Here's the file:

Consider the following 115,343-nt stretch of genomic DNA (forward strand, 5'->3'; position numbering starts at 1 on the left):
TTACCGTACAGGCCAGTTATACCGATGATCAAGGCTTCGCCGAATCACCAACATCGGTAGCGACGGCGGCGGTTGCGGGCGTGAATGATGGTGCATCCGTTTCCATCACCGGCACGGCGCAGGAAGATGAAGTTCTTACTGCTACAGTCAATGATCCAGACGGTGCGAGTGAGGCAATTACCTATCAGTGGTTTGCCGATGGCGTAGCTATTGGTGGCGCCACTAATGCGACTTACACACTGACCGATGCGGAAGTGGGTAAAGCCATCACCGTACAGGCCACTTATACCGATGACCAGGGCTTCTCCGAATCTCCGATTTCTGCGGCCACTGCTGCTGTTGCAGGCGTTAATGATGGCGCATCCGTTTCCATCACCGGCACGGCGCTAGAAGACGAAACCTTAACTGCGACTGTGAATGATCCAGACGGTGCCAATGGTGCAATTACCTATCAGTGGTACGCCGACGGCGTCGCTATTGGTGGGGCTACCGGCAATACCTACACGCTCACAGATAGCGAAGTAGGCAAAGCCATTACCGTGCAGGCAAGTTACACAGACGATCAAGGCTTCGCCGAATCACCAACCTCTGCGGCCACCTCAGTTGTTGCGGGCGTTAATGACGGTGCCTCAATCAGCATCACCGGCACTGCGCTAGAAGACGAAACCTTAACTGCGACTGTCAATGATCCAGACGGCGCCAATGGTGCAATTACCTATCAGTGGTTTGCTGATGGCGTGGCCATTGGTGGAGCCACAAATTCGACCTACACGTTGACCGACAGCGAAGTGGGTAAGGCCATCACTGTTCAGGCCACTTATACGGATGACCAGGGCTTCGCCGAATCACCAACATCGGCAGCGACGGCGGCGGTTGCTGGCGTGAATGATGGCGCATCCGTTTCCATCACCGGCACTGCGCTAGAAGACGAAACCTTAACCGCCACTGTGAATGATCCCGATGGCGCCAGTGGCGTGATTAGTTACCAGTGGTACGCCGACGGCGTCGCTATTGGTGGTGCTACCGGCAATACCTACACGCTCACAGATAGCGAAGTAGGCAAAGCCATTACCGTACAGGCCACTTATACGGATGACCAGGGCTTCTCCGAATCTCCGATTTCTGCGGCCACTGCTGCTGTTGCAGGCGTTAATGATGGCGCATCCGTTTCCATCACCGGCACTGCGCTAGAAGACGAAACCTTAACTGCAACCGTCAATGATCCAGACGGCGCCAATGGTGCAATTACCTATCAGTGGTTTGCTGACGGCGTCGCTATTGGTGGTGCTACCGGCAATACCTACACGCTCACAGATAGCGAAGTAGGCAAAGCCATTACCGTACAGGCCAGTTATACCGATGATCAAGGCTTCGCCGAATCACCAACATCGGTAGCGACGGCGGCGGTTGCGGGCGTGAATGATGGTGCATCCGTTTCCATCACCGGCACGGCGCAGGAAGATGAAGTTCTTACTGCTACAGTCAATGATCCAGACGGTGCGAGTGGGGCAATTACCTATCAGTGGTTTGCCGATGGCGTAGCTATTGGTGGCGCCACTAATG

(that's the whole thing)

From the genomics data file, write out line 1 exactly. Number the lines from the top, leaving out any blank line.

Consider the following 115,343-nt stretch of genomic DNA (forward strand, 5'->3'; position numbering starts at 1 on the left):